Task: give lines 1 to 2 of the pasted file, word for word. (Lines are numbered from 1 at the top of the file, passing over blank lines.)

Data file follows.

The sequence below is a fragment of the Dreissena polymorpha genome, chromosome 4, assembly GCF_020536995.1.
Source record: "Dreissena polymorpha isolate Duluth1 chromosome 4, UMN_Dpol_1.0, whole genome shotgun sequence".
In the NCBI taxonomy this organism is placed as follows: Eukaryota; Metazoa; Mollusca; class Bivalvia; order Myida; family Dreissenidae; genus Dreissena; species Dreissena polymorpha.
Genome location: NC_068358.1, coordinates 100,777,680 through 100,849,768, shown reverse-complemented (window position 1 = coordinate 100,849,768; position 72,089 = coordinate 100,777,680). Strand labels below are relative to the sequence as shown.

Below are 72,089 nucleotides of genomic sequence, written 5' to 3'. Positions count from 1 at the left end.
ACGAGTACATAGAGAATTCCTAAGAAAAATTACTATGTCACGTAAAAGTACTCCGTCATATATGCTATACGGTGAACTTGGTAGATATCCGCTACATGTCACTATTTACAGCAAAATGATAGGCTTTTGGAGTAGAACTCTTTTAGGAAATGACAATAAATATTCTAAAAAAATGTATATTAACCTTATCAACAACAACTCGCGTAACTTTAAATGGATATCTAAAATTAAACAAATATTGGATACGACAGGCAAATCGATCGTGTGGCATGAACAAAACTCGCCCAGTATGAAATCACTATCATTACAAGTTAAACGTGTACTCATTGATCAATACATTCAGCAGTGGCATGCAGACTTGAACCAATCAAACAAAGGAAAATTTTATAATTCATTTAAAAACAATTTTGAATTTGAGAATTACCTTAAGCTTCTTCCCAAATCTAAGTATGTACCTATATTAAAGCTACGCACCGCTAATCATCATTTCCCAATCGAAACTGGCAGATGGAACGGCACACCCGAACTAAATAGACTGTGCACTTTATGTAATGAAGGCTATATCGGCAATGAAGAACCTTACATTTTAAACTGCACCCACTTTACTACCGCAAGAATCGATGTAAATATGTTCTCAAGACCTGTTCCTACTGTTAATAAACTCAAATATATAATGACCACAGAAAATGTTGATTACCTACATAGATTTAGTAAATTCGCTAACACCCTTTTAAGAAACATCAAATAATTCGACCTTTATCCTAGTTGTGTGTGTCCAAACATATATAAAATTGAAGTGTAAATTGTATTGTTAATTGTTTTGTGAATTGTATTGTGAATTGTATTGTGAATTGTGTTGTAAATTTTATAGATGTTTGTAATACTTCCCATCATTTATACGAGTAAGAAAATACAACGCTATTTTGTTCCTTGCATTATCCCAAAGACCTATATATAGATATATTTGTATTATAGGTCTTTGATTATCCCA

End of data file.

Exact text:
The sequence below is a fragment of the Dreissena polymorpha genome, chromosome 4, assembly GCF_020536995.1.
Source record: "Dreissena polymorpha isolate Duluth1 chromosome 4, UMN_Dpol_1.0, whole genome shotgun sequence".